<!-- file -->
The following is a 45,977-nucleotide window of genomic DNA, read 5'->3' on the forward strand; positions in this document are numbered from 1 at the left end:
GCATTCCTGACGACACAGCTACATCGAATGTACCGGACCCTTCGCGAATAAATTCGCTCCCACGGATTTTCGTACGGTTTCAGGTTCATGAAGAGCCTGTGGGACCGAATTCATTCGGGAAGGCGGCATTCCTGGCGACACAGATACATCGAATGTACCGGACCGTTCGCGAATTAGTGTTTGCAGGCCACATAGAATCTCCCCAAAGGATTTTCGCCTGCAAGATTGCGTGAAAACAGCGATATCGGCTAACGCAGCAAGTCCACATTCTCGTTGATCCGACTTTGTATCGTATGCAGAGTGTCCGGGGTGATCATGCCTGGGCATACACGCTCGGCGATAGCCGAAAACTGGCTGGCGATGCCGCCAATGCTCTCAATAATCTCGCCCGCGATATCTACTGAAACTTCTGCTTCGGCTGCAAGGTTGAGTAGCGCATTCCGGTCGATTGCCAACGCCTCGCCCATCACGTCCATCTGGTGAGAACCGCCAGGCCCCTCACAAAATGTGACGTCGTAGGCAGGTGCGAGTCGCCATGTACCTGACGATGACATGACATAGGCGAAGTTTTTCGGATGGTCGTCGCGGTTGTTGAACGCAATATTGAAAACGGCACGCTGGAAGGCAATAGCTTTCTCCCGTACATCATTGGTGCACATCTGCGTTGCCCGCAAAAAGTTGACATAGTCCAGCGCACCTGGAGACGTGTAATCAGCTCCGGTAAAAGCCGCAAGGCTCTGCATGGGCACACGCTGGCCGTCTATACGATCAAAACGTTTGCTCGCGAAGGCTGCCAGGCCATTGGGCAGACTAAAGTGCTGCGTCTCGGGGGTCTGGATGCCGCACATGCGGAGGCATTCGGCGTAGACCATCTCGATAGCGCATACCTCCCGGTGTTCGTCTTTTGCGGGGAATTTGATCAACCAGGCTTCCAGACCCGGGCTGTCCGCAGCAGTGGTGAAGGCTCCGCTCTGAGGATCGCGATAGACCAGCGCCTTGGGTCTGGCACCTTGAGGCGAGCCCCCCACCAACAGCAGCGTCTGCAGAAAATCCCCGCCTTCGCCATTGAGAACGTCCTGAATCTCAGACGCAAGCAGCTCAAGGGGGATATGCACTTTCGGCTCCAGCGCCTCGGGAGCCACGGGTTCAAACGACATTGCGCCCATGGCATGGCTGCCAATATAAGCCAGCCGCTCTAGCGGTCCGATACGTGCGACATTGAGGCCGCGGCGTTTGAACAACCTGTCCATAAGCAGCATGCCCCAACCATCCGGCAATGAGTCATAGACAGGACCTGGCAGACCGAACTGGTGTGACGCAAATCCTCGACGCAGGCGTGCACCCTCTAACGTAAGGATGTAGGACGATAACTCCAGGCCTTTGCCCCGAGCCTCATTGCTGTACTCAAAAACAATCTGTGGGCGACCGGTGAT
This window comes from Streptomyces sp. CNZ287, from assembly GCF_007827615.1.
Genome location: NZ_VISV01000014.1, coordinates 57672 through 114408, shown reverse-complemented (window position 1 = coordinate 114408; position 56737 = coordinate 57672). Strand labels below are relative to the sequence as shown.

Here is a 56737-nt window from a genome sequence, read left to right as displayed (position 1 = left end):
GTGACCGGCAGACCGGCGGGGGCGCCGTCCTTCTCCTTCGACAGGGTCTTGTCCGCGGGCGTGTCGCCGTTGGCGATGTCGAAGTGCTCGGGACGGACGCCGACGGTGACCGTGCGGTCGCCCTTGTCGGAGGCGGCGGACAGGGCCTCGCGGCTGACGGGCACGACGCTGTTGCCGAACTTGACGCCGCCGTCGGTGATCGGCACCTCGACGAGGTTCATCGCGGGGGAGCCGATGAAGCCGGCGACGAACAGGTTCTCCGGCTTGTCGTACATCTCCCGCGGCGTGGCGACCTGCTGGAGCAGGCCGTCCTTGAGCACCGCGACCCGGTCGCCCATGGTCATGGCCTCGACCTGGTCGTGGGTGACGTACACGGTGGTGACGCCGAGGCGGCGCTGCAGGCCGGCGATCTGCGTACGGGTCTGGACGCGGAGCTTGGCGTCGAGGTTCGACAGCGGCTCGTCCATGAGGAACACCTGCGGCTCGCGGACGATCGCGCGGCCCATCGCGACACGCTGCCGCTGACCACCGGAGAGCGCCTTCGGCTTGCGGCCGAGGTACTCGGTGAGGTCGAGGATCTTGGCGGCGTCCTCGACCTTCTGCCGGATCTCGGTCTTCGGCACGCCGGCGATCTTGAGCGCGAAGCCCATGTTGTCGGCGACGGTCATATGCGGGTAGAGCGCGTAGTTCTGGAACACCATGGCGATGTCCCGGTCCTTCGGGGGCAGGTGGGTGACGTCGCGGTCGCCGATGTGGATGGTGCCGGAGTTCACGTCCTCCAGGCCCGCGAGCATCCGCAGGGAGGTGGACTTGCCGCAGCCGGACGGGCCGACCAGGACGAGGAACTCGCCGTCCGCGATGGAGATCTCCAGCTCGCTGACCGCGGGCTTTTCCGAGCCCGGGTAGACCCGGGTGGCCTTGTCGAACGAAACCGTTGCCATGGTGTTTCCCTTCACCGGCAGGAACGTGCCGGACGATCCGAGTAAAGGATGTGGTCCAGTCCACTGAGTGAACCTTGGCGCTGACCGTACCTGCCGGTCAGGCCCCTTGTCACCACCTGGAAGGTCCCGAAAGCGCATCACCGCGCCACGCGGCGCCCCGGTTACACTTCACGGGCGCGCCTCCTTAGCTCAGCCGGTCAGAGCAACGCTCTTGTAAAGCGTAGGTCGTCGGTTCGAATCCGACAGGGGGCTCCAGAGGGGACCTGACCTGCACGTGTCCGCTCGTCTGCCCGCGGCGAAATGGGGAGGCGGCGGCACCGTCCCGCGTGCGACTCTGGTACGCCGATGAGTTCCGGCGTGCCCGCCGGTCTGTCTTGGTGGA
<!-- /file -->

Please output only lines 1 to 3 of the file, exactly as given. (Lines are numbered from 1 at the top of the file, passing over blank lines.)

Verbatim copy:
The following is a 45,977-nucleotide window of genomic DNA, read 5'->3' on the forward strand; positions in this document are numbered from 1 at the left end:
GCATTCCTGACGACACAGCTACATCGAATGTACCGGACCCTTCGCGAATAAATTCGCTCCCACGGATTTTCGTACGGTTTCAGGTTCATGAAGAGCCTGTGGGACCGAATTCATTCGGGAAGGCGGCATTCCTGGCGACACAGATACATCGAATGTACCGGACCGTTCGCGAATTAGTGTTTGCAGGCCACATAGAATCTCCCCAAAGGATTTTCGCCTGCAAGATTGCGTGAAAACAGCGATATCGGCTAACGCAGCAAGTCCACATTCTCGTTGATCCGACTTTGTATCGTATGCAGAGTGTCCGGGGTGATCATGCCTGGGCATACACGCTCGGCGATAGCCGAAAACTGGCTGGCGATGCCGCCAATGCTCTCAATAATCTCGCCCGCGATATCTACTGAAACTTCTGCTTCGGCTGCAAGGTTGAGTAGCGCATTCCGGTCGATTGCCAACGCCTCGCCCATCACGTCCATCTGGTGAGAACCGCCAGGCCCCTCACAAAATGTGACGTCGTAGGCAGGTGCGAGTCGCCATGTACCTGACGATGACATGACATAGGCGAAGTTTTTCGGATGGTCGTCGCGGTTGTTGAACGCAATATTGAAAACGGCACGCTGGAAGGCAATAGCTTTCTCCCGTACATCATTGGTGCACATCTGCGTTGCCCGCAAAAAGTTGACATAGTCCAGCGCACCTGGAGACGTGTAATCAGCTCCGGTAAAAGCCGCAAGGCTCTGCATGGGCACACGCTGGCCGTCTATACGATCAAAACGTTTGCTCGCGAAGGCTGCCAGGCCATTGGGCAGACTAAAGTGCTGCGTCTCGGGGGTCTGGATGCCGCACATGCGGAGGCATTCGGCGTAGACCATCTCGATAGCGCATACCTCCCGGTGTTCGTCTTTTGCGGGGAATTTGATCAACCAGGCTTCCAGACCCGGGCTGTCCGCAGCAGTGGTGAAGGCTCCGCTCTGAGGATCGCGATAGACCAGCGCCTTGGGTCTGGCACCTTGAGGCGAGCCCCCCACCAACAGCAGCGTCTGCAGAAAATCCCCGCCTTCGCCATTGAGAACGTCCTGAATCTCAGACGCAAGCAGCTCAAGGGGGATATGCACTTTCGGCTCCAGCGCCTCGGGAGCCACGGGTTCAAACGACATTGCGCCCATGGCATGGCTGCCAATATAAGCCAGCCGCTCTAGCGGTCCGATACGTGCGACATTGAGGCCGCGGCGTTTGAACAACCTGTCCATAAGCAGCATGCCCCAACCATCCGGCAATGAGTCATAGACAGGACCTGGCAGACCGAACTGGTGTGACGCAAATCCTCGACGCAGGCGTGCACCCTCTAACGTAAGGATGTAGGACGATAACTCCAGGCCTTTGCCCCGAGCCTCATTGCTGTACTCAAAAACAATCTGTGGGCGACCGGTGAT
This window comes from Streptomyces sp. CNZ287, from assembly GCF_007827615.1.